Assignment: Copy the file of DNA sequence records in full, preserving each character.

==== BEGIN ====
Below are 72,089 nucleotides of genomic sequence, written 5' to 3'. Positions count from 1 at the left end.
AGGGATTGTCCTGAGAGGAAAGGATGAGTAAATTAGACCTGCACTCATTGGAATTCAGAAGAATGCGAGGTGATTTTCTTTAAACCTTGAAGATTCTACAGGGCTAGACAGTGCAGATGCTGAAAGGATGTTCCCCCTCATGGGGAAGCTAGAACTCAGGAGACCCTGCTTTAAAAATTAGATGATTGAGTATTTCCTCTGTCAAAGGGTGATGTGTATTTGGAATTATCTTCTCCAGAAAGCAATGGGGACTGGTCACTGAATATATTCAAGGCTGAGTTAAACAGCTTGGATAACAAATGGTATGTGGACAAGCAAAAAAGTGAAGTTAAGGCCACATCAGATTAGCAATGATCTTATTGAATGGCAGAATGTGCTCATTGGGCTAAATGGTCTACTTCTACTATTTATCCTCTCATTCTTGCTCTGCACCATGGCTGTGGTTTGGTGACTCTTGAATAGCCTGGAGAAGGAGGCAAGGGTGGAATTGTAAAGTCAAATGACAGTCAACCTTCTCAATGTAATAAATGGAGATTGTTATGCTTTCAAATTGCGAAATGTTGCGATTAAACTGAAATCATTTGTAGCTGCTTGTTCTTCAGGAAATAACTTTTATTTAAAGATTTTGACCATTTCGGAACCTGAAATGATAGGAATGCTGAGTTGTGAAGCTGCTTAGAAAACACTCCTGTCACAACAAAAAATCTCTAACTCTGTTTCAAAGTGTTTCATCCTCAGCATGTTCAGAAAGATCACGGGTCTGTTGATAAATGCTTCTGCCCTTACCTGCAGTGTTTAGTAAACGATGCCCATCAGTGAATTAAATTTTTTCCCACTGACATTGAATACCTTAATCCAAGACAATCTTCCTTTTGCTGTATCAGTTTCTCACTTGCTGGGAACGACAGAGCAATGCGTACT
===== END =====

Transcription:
Below are 72,089 nucleotides of genomic sequence, written 5' to 3'. Positions count from 1 at the left end.
AGGGATTGTCCTGAGAGGAAAGGATGAGTAAATTAGACCTGCACTCATTGGAATTCAGAAGAATGCGAGGTGATTTTCTTTAAACCTTGAAGATTCTACAGGGCTAGACAGTGCAGATGCTGAAAGGATGTTCCCCCTCATGGGGAAGCTAGAACTCAGGAGACCCTGCTTTAAAAATTAGATGATTGAGTATTTCCTCTGTCAAAGGGTGATGTGTATTTGGAATTATCTTCTCCAGAAAGCAATGGGGACTGGTCACTGAATATATTCAAGGCTGAGTTAAACAGCTTGGATAACAAATGGTATGTGGACAAGCAAAAAAGTGAAGTTAAGGCCACATCAGATTAGCAATGATCTTATTGAATGGCAGAATGTGCTCATTGGGCTAAATGGTCTACTTCTACTATTTATCCTCTCATTCTTGCTCTGCACCATGGCTGTGGTTTGGTGACTCTTGAATAGCCTGGAGAAGGAGGCAAGGGTGGAATTGTAAAGTCAAATGACAGTCAACCTTCTCAATGTAATAAATGGAGATTGTTATGCTTTCAAATTGCGAAATGTTGCGATTAAACTGAAATCATTTGTAGCTGCTTGTTCTTCAGGAAATAACTTTTATTTAAAGATTTTGACCATTTCGGAACCTGAAATGATAGGAATGCTGAGTTGTGAAGCTGCTTAGAAAACACTCCTGTCACAACAAAAAATCTCTAACTCTGTTTCAAAGTGTTTCATCCTCAGCATGTTCAGAAAGATCACGGGTCTGTTGATAAATGCTTCTGCCCTTACCTGCAGTGTTTAGTAAACGATGCCCATCAGTGAATTAAATTTTTTCCCACTGACATTGAATACCTTAATCCAAGACAATCTTCCTTTTGCTGTATCAGTTTCTCACTTGCTGGGAACGACAGAGCAATGCGTACT